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Monday, 11 May 2015

Dental Diseases
Maintaining healthy and functioning teeth and gums is of critical importance to the body condition/weight gain in adult sheep. Problems associated with incisor tooth loss or disease can lead to malnutrition, as sheep can often not bite off short or rough bits of pasture; poor production and weight loss also follow. Problems associated with molar teeth (eg. Overgrown, worn or absent) often lead to incorrect mastication of fibrous feeds and subsequent weight loss. Mastication is the chewing and grinding up of food; in order to increase the surface area for enzyme efficiency. It is the first step in digestion.

Sheep have 32 permanent teeth. The temporary incisors erupt sequentially at approx. weekly intervals from birth. The temporary premolars erupt within 2 – 6 weeks. The permanent central pair of incisors erupts at 15 months and is in wear by 18 months; the other permanent incisors follow at 6 month intervals. The first permanent molar erupts at 3 and 5 months in the lower and upper jaws. The second permanent molar erupts at 9 – 12 months and the third permanent molar and permanent premolars erupt between 18 – 24 months.
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Incisor teeth alignment: to assess the incisors, they are best examined by running the index finger along the dental pad while the sheep’s mouth is closed. This will show whether there are any teeth projecting forward (overshot jaw or prognathia) or behind (undershot jaw or brachygnathia).

·         Incisor loss (broken mouth): premature loss of incisor teeth is a major problem that leads to early culling because affected sheep are unable to bite short pasture; leading to malnutrition, poor production and weight loss. Traditionally, ewes are culled after about 6 lambs crops due to reproductive reasons; broken mouth may lead to ewes being culled after only two crops, representing major production and financial losses. Broken mouth is readily recognised as the incisor teeth develop elongated appearance, become loose and eventuall are lost. There are no recognised control measures. Management options are few too- sometimes moving broken-mouthed ewes to low ground pastures with higher grass length or higher concentrate of supplementary feed.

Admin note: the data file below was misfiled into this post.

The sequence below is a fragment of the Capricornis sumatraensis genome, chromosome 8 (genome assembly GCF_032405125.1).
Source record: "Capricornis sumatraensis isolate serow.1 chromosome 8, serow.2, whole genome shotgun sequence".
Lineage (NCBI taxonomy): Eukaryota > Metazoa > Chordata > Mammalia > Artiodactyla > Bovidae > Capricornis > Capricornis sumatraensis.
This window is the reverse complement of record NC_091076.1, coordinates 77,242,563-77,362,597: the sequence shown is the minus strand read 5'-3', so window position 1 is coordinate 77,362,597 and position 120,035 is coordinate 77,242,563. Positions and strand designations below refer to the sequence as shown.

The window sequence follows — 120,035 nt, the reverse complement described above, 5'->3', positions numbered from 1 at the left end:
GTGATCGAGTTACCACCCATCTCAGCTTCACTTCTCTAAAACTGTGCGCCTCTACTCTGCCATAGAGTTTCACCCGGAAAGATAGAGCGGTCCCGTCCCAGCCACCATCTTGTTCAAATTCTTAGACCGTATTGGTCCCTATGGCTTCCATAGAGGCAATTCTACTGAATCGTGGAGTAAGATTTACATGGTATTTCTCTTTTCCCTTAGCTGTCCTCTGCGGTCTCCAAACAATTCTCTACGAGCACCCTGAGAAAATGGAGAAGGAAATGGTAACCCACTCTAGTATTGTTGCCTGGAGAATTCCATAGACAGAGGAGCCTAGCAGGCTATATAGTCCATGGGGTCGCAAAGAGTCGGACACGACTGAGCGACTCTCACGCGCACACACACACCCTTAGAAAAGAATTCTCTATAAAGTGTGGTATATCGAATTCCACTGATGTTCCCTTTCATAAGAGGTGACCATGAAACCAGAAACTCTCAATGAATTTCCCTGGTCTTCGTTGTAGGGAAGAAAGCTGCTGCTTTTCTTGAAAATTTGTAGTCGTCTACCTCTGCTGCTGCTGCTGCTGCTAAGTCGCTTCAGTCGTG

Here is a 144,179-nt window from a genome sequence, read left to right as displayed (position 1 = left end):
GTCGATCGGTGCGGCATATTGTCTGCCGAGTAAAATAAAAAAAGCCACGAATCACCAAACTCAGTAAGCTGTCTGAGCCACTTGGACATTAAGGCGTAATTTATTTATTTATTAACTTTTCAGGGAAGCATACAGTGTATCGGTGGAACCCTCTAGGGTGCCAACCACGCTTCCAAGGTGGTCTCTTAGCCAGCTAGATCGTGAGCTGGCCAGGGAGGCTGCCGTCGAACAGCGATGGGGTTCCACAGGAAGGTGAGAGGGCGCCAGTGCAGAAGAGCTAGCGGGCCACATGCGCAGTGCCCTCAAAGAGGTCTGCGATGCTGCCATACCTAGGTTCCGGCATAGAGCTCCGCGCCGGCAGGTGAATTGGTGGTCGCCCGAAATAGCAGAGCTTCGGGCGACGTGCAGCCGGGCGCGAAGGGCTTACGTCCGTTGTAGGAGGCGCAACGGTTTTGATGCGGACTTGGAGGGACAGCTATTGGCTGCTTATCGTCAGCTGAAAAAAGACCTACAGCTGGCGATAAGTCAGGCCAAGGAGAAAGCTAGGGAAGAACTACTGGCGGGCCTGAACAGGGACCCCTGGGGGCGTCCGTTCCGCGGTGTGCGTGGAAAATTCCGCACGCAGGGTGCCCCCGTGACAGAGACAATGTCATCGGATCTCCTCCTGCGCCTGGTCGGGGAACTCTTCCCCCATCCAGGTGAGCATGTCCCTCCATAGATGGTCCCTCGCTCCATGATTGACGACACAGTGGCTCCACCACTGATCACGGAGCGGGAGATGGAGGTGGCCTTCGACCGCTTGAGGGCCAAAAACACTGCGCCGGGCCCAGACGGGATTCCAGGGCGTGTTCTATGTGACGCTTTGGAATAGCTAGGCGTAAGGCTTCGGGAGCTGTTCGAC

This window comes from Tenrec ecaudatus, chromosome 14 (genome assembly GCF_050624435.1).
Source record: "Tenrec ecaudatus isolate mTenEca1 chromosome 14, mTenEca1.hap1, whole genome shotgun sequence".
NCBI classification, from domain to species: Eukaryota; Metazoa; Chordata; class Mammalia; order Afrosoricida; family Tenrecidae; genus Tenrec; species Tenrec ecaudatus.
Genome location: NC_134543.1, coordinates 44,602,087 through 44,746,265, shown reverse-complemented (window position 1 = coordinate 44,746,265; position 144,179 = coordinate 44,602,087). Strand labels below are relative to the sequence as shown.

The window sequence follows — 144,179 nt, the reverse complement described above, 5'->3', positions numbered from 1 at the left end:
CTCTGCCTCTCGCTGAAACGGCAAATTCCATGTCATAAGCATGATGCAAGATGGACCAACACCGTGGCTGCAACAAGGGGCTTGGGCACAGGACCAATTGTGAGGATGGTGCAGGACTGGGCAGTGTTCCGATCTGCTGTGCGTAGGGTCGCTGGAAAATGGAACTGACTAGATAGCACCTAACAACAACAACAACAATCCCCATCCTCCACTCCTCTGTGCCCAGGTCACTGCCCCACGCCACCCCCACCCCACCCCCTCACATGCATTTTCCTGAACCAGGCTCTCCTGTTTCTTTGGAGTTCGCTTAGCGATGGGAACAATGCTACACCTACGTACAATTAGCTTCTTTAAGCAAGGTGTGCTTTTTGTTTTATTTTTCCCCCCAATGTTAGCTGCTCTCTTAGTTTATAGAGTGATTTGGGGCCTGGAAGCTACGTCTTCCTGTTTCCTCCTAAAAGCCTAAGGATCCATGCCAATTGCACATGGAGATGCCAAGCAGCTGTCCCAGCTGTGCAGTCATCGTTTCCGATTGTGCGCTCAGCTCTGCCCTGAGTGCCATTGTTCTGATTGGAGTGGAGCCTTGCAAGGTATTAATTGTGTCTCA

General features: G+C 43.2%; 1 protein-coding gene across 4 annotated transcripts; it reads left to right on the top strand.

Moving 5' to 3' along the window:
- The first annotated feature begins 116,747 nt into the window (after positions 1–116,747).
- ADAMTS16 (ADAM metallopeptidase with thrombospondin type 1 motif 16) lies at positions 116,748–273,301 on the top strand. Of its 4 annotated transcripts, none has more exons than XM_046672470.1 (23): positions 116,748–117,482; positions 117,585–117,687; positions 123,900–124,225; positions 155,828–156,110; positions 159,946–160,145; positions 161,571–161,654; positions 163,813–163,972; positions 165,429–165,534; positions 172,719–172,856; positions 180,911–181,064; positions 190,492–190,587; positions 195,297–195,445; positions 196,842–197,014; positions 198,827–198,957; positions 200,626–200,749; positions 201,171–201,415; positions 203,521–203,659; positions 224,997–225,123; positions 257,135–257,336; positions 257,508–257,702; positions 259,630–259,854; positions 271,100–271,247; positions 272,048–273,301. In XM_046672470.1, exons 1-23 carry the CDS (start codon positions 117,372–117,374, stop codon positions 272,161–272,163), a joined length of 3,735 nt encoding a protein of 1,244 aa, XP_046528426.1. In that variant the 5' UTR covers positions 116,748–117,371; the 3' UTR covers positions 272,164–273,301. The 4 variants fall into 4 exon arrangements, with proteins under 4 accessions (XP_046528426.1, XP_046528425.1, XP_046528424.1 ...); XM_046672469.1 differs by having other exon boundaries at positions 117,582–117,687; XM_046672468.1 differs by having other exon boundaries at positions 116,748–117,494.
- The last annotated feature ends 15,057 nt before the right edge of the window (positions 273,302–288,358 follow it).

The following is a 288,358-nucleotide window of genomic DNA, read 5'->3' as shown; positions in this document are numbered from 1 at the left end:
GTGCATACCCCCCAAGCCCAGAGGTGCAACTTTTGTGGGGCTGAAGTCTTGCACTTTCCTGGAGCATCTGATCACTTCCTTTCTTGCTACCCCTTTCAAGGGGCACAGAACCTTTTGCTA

·         Dentigerous (odontogentic) cysts: occur very sporadically in young adult sheep. Malocclusion leads to weight loss and poor body condition. The cause of these cysts remains unknown. Typically, sheep aged 2 – 4 are affected, presenting in poor body condition if grazing has been sparse. There is a uniform, non-painful, bony swelling of the mandibular symphysis about 5 – 6 diameter which involves the roots of the incisor teeth. Some of the incisor teeth may have been lost whilst the remaining teeth are often aligned horizontally. Preferential grazing and supplementary feed is advised.


·         Cheek teeth problems: excessive molar and premolar teeth wear, leading to malocclusion and poor mastication of fibrous food, is a major cause of weight loss and poor condition in older sheep. Very sharp enamel ridges develop on the outer aspect of the upper cheek teeth, and the inner aspect of the lower cheek teeth; due to lack of wear on these tooth margins. Cheek tooth loss with consequent unimpaired growth of the opposite tooth into this gap will lead to stepmouth. In general, cheek teeth problems pose more of a significant damaging effect than incisor teeth, due to their grinding function of fibrous feedstuffs. Cheek teeth problems can be best identified by impaction of food in the cheeks and short jerky jaw movements with the mouth held slightly open, as well as fibrous food often protruding from the corners of the mouth when eating, frequently dropping large wads of masticated food from their mouth. Sheep with severe teeth lesions often drop pelleted food when eating and may raise their head while masticating to assist movement of food over the dorsum of the tongue and into the pharynx. Sheep with molar dentition problems are unable to grind feed sufficiently to allow further digestion in the forestomachs. Samples collected at necropsy from the rumen show longer fibre length compared to normal sheep. Bony lesions of the jaw bone (mandible) associated with cheek tooth loss that may suggest root infections are uncommon. There is no treatment and affected sheep should be culled; affected sheep can improve their body score if given generous concentrate feeding over a 10 – 12 week period.


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